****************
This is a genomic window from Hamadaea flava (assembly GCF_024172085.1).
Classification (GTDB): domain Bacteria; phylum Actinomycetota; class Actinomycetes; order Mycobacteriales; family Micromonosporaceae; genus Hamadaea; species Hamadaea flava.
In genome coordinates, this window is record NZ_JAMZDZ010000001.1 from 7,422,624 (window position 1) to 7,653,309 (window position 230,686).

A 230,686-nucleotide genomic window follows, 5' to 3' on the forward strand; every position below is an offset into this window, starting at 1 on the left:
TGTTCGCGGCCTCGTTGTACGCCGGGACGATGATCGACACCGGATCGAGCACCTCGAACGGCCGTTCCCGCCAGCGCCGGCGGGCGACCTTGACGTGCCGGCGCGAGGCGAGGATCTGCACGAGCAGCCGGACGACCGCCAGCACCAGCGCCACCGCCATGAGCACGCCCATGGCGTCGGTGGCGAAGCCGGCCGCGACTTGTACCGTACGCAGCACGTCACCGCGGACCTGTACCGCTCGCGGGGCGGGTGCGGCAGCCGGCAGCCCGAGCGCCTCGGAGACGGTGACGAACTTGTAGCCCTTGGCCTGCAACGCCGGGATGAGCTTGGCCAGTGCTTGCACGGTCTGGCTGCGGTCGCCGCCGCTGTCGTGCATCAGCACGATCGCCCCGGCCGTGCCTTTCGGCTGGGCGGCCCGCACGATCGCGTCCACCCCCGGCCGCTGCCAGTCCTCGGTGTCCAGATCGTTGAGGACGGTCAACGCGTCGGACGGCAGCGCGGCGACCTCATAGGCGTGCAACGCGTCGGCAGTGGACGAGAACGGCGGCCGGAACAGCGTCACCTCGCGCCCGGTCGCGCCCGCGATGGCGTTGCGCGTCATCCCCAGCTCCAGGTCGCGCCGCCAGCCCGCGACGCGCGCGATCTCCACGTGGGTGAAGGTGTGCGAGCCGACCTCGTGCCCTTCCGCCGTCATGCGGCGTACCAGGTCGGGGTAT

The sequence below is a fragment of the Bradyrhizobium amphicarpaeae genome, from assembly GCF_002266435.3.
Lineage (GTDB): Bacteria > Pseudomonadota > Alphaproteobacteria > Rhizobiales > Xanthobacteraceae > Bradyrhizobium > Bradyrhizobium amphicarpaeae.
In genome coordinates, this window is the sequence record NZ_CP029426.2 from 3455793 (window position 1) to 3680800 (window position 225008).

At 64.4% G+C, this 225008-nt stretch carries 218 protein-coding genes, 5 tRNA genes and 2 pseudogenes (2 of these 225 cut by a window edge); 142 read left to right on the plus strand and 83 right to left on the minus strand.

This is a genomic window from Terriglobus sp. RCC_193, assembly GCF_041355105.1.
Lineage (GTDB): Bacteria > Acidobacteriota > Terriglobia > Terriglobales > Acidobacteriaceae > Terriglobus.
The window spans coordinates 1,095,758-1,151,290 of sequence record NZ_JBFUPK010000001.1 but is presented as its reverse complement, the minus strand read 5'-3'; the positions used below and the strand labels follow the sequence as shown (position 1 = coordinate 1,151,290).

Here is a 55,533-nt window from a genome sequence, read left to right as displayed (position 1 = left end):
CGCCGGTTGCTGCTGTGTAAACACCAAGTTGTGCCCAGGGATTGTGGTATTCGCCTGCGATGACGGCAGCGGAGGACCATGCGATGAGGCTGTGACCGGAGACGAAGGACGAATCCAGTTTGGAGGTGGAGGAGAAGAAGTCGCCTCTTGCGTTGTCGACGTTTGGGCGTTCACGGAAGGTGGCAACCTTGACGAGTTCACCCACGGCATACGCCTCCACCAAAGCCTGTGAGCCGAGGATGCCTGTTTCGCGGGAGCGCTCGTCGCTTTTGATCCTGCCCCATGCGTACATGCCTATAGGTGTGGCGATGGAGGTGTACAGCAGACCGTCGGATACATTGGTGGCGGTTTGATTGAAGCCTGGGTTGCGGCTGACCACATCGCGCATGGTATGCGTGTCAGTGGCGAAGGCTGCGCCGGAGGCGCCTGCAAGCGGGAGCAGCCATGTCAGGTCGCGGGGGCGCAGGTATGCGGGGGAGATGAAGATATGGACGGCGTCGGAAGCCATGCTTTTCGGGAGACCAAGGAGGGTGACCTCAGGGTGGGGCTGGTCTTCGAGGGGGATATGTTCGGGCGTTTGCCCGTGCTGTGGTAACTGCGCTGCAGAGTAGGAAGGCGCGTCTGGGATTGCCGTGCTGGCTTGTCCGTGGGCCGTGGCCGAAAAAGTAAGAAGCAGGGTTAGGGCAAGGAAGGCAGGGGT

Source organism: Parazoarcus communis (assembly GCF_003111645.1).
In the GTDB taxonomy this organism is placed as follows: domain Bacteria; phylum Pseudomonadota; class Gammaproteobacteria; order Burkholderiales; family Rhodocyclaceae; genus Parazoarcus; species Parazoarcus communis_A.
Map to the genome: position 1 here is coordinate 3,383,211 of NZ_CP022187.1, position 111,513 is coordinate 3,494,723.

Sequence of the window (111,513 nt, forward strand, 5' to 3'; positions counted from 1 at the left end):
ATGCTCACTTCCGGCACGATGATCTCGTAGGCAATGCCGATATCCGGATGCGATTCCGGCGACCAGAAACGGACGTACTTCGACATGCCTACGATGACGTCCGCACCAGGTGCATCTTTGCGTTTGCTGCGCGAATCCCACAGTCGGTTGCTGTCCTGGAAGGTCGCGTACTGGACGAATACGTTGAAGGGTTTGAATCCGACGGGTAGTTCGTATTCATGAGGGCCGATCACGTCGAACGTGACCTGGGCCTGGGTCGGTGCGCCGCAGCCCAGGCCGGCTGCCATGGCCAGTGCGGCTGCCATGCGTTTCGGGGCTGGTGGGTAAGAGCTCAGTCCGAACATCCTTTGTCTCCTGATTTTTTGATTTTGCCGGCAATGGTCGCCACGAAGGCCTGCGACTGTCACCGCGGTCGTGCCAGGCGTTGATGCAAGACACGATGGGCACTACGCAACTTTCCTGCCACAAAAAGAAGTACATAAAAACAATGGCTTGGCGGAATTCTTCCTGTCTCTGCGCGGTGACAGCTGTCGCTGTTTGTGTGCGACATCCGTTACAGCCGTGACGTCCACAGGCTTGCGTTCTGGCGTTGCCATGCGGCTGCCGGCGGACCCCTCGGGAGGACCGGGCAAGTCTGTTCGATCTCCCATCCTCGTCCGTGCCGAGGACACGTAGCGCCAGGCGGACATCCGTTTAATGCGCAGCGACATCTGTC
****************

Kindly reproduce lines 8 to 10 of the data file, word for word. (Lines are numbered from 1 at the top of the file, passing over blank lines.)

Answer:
In genome coordinates, this window is the sequence record NZ_CP029426.2 from 3455793 (window position 1) to 3680800 (window position 225008).

At 64.4% G+C, this 225008-nt stretch carries 218 protein-coding genes, 5 tRNA genes and 2 pseudogenes (2 of these 225 cut by a window edge); 142 read left to right on the plus strand and 83 right to left on the minus strand.

This is a genomic window from Terriglobus sp. RCC_193, assembly GCF_041355105.1.